From Kentucky Public Radio’s Tony McVeigh:
The state budget approved by the 2005 Kentucky General Assembly included language naming the Kentucky History Center for Dr. Thomas Clark, the state’s beloved Historian Laureate. Senate budget chairman Charlie Borders was among those praising Clark. “I think every member of this body has a deep appreciation for Thomas Clark and what he has meant to the history of this commonwealth and what he means to all of us and the active leadership role he has provided to this commonwealth.
At the time, Dr. Clark, a native Mississippian who had spent a lifetime preserving, documenting and sharing Kentucky’s rich history, was 101 years old. He died a few months later, just shy of his 102nd birthday. But even in his final days, he was still touting the importance of the building that now bears his name. “I can think of no greater gift that this generation can give future generations than stabilizing and enriching the thrust of this institution.”
Since its construction in 1999, the Kentucky History Center has received more than one million visitors. Thirty-thousand school children crowd its exhibits annually. The 29-million dollar, 167-thousand square foot brick building in downtown Frankfort not only houses history, it’s surrounded by history. The Old Governor’s Mansion is behind it. The Old State Capitol is two blocks west. The building site itself is historic. “We installed a historic marker out front because Paul Sawyier, the renowned Kentucky artist’s family owned a home here.”
That’s Kent Whitworth of the Kentucky Historical Society, who took us on a tour of the facility, with its soaring atrium, grand staircase and huge terrazzo state map. There’s a portrait gallery of Kentucky governors, a changing exhibits area and a permanent gallery tracing the commonwealth’s history. “As you hear the birds chirp, you are walking into sort of a re-creation of the Cumberland Gap. Some 300-thousand people made their way into the Commonwealth of Kentucky” … following paths blazed by wild game, native Americans, and Daniel Boone. A long rifle possibly owned by Boone is on display at the museum, as is the bullet-torn coat worn by Governor William Goebel on the day he was assassinated. “He was shot outside the Old State Capitol. It’s a classic whodunit. To this day we really don’t know who shot Governor Goebel.”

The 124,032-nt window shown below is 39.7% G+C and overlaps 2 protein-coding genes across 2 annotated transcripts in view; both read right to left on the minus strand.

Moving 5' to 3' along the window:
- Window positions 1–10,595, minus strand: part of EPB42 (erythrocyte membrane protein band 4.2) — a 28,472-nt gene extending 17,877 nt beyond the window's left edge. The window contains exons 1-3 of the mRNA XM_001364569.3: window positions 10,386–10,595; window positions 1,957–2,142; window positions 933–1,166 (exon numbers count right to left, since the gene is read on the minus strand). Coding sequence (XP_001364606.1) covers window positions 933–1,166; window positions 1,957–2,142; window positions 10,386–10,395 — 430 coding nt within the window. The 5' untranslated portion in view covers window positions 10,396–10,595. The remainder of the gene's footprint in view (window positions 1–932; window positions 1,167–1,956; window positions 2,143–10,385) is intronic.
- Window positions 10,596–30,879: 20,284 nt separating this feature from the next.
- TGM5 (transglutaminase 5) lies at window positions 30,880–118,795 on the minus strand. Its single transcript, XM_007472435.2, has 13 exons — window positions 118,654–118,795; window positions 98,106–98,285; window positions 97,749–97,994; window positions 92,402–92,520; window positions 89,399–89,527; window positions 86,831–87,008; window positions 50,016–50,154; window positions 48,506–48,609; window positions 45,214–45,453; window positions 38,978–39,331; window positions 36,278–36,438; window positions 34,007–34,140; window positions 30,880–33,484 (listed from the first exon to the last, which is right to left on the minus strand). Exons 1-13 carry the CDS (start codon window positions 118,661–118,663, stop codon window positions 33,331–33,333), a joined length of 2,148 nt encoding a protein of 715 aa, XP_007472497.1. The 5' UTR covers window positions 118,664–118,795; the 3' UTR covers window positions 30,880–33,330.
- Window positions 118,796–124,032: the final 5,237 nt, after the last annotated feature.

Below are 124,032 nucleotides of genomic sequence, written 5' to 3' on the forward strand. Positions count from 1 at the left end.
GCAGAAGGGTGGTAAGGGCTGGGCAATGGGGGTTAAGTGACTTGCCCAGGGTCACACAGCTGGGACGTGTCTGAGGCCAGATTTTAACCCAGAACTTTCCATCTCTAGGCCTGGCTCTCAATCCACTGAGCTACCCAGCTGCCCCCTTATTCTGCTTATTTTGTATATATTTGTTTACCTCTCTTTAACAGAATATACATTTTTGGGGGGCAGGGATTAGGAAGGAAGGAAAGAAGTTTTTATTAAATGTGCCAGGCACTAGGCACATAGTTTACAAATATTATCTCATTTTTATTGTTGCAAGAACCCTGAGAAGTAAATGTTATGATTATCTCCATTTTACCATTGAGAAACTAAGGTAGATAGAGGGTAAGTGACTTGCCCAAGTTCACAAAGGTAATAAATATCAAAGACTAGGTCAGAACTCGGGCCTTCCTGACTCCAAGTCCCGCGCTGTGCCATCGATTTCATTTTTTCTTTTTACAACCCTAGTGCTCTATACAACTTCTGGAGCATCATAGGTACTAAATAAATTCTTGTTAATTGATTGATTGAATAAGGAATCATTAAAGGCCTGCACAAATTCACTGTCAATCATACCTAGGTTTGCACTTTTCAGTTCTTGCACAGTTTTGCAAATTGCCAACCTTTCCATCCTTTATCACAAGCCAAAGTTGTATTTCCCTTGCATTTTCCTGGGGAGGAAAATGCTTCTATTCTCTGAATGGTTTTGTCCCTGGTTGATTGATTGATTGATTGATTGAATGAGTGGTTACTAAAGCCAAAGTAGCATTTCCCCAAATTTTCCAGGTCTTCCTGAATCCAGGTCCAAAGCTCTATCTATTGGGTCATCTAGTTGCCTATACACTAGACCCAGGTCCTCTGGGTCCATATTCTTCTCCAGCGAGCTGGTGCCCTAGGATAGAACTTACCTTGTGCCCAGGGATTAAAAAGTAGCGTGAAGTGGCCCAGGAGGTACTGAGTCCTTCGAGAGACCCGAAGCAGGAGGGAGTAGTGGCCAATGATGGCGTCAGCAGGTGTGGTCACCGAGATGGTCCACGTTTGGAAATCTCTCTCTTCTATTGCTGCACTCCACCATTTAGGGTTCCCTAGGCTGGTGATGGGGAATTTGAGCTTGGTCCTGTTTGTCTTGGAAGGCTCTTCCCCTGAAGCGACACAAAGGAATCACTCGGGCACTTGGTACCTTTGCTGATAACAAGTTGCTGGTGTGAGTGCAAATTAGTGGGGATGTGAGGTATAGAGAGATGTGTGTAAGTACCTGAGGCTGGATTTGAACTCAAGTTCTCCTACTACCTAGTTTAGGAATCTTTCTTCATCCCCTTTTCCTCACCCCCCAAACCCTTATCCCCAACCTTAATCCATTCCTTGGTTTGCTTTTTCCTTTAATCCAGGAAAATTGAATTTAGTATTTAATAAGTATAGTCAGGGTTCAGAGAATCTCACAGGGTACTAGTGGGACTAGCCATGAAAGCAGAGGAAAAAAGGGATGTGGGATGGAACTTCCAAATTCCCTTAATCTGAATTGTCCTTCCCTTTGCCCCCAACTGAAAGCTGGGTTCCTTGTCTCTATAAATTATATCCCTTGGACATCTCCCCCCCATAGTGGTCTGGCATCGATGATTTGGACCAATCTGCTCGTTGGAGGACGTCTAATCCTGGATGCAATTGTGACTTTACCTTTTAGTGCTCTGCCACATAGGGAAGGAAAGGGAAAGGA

Other exhibits trace the development of Kentucky’s rich musical heritage, its fascinating political history, its role in the Civil War and the bloody eras of nightriders, moonshiners and family feuds. It’s easy to find yourself lingering over the exhibits, as Eulanda Blevins and two friends from Louisville were doing. “People can come here and really learn about Kentucky and about their history. And it’s worth coming to see. It’s very enjoyable.” “I really enjoy coming and looking at old tools. I’m a collector of old tools myself.”
That’s Tom Crane of Denver, who was surprised to learn from one of the exhibits that President Abraham Lincoln and Confederate President Jefferson Davis are both native sons of Kentucky. He thought Lincoln was from Illinois. Lots of people make that mistake. That’s why places like the Kentucky History Center are so important…to record and catalogue the facts, and artifacts, that tell the story of a certain place, a certain state and its people, and keep the record straight for future generations.